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Governor’s Weekly Message Transcript: Increasing Access to College and Job Training for Workforce of Tomorrow

Former Governor Jack Markell (2009-2017) | News | Date Posted: Friday, February 20, 2015



Hi I’m Arne Duncan. I’m thrilled to be back in Delaware for I think the fifth or sixth time and I’m thrilled to be back here at Howard High School for the second time in four years. I think the progress here at Howard symbolizes the extraordinary progress we’ve seen around the state: the huge investments the state has made in early childhood education, not just in access but in driving quality, seeing high school graduation rates at all-time highs, dropout rates at thirty-year lows, huge increases in dual enrollment, AP participation. Something that the state has done that I don’t know if another state has come close, really ensuring that every student, regardless of financial background or socioeconomic status, every senior who has worked hard and who is college ready has an opportunity to apply to college and be accepted. So, I want to thank the Governor for his extraordinary leadership, but most importantly I want to thank the hard-working teachers and principals, and most importantly, the students themselves for what they’re doing. And in a very real way, Delaware is helping to lead the nation where it needs to go and the progress here is a great lesson that others can learn from.

This progress is driven in no small part by the $119 million we received as part of the Race to the Top funding program led by Secretary Duncan, which allowed us to innovate and transform our schools in many exciting ways. Now the Race to the Top grant is over, but the process of improving our schools is not. And I would not have signed the initial grant application unless we were committed to sustaining our efforts. That’s why I proposed in my budget this year to fund those key things that our teachers and principals tell us are making a difference in their schools every day. We knew much of the Race to the Top funding would be spent on one-time costs. Initiatives that didn’t work won’t continue. But we have a responsibility to step up as a state and support what is working, like the turnaround efforts at Howard High School, work to recruit, mentor, and retain great teachers and principals, support for Professional Learning Communities, and expanding college access. This is not easy work and this is an especially challenging time because the federal money is running out in a tough budget year for our state. But by investing in those initiatives that are helping students succeed in classrooms across our state, we’ll keep Delaware moving forward.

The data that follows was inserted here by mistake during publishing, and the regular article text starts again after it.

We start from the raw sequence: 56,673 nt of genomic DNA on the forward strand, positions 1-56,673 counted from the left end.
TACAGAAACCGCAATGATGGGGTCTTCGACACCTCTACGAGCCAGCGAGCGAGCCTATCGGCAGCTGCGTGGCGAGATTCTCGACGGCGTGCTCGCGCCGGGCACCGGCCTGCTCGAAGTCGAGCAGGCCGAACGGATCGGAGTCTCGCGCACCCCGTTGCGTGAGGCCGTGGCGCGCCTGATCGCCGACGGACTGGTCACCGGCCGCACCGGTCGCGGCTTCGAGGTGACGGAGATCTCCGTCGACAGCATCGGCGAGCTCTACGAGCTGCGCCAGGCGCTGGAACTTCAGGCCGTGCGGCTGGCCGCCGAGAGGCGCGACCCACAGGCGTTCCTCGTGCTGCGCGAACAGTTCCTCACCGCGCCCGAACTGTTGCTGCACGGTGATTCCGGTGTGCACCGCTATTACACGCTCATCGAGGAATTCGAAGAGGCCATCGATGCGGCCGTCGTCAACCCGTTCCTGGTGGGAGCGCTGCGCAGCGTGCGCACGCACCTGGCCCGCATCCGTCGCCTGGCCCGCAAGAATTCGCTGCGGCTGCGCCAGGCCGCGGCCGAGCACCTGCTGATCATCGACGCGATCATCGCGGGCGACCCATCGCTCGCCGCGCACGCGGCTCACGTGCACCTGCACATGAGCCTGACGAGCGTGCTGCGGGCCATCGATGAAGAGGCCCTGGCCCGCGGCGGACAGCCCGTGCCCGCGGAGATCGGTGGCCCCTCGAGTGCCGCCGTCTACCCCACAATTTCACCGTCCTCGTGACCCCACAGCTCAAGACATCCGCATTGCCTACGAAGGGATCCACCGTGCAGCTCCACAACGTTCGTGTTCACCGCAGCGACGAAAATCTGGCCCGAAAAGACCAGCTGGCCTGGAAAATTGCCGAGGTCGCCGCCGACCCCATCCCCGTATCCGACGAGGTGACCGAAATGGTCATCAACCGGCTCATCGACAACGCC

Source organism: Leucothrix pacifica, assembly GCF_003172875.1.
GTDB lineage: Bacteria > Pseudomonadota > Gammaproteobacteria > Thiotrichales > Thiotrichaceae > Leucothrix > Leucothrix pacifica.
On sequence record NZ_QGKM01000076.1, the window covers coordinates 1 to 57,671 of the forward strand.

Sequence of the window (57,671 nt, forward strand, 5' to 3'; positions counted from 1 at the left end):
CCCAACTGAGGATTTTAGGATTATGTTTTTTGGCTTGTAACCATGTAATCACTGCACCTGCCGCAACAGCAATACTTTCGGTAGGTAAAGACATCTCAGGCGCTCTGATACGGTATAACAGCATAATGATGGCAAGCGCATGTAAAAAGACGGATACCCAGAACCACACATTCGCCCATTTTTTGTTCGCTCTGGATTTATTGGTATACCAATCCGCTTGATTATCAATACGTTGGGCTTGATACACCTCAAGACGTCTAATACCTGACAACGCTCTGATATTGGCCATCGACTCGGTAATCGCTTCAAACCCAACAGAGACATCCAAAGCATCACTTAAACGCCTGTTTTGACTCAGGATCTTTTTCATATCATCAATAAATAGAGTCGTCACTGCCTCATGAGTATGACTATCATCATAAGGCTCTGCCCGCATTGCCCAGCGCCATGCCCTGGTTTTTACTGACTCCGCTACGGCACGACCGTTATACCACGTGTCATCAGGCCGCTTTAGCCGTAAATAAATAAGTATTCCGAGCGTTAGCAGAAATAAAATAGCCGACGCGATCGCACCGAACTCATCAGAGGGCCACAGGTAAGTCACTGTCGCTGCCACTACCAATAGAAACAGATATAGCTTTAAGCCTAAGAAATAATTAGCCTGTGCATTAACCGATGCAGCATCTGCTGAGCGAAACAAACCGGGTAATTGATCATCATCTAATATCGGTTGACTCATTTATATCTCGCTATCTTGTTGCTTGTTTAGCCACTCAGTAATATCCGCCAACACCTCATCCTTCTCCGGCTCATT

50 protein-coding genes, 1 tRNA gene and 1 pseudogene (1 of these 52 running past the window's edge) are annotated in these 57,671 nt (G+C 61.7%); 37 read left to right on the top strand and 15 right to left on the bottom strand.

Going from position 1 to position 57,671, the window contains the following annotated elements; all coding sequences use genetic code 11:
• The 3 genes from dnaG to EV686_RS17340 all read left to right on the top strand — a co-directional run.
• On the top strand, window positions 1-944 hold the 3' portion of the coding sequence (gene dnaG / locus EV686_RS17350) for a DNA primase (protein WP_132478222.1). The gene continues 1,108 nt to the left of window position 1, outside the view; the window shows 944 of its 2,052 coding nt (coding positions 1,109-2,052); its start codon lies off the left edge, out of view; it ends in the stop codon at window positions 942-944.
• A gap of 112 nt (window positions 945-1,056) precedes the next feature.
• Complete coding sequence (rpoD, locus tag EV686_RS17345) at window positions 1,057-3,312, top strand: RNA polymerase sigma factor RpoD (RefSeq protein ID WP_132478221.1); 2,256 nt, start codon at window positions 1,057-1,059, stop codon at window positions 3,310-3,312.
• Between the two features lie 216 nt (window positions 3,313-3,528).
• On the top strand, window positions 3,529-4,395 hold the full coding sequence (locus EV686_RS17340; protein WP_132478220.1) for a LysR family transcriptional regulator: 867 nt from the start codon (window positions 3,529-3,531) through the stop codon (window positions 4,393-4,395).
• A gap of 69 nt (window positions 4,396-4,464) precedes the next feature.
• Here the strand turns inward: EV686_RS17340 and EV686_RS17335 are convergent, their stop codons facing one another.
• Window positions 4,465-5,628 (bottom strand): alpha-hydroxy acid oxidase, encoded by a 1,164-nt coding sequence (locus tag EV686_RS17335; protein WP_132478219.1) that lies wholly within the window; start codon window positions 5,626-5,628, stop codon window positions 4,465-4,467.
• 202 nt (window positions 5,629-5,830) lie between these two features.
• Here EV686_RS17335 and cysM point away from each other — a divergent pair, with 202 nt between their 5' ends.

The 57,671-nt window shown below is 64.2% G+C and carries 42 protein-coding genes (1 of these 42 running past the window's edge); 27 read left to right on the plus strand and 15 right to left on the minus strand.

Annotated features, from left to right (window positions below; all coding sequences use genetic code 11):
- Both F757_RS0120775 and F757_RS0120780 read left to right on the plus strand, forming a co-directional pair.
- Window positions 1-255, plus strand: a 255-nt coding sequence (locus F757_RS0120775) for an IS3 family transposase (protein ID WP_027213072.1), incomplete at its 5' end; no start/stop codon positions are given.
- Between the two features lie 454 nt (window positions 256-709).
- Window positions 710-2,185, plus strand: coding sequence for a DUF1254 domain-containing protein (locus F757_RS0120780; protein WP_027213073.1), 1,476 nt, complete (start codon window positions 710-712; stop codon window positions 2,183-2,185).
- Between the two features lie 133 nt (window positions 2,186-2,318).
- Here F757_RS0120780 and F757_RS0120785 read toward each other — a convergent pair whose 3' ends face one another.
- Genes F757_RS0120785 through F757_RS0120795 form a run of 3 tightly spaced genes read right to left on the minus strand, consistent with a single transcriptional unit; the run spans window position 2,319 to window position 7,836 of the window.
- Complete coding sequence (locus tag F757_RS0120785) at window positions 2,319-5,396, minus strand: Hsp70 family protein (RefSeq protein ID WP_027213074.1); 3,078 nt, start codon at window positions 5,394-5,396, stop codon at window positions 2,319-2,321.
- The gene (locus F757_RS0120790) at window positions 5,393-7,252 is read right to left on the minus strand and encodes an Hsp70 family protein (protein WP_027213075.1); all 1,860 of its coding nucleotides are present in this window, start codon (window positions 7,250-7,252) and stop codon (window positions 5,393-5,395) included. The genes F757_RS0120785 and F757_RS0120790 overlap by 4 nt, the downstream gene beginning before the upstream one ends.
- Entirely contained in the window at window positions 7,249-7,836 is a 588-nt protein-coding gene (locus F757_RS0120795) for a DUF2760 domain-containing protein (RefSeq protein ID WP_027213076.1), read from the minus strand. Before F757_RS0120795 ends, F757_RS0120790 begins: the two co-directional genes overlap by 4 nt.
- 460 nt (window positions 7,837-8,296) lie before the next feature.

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Governor’s Weekly Message Transcript: Increasing Access to College and Job Training for Workforce of Tomorrow

Former Governor Jack Markell (2009-2017) | News | Date Posted: Friday, February 20, 2015



Hi I’m Arne Duncan. I’m thrilled to be back in Delaware for I think the fifth or sixth time and I’m thrilled to be back here at Howard High School for the second time in four years. I think the progress here at Howard symbolizes the extraordinary progress we’ve seen around the state: the huge investments the state has made in early childhood education, not just in access but in driving quality, seeing high school graduation rates at all-time highs, dropout rates at thirty-year lows, huge increases in dual enrollment, AP participation. Something that the state has done that I don’t know if another state has come close, really ensuring that every student, regardless of financial background or socioeconomic status, every senior who has worked hard and who is college ready has an opportunity to apply to college and be accepted. So, I want to thank the Governor for his extraordinary leadership, but most importantly I want to thank the hard-working teachers and principals, and most importantly, the students themselves for what they’re doing. And in a very real way, Delaware is helping to lead the nation where it needs to go and the progress here is a great lesson that others can learn from.

This progress is driven in no small part by the $119 million we received as part of the Race to the Top funding program led by Secretary Duncan, which allowed us to innovate and transform our schools in many exciting ways. Now the Race to the Top grant is over, but the process of improving our schools is not. And I would not have signed the initial grant application unless we were committed to sustaining our efforts. That’s why I proposed in my budget this year to fund those key things that our teachers and principals tell us are making a difference in their schools every day. We knew much of the Race to the Top funding would be spent on one-time costs. Initiatives that didn’t work won’t continue. But we have a responsibility to step up as a state and support what is working, like the turnaround efforts at Howard High School, work to recruit, mentor, and retain great teachers and principals, support for Professional Learning Communities, and expanding college access. This is not easy work and this is an especially challenging time because the federal money is running out in a tough budget year for our state. But by investing in those initiatives that are helping students succeed in classrooms across our state, we’ll keep Delaware moving forward.

image_printPrint


Graphic that represents delaware news on a mobile phone

Keep up to date by receiving a daily digest email, around noon, of current news release posts from state agencies on news.delaware.gov.

Here you can subscribe to future news updates.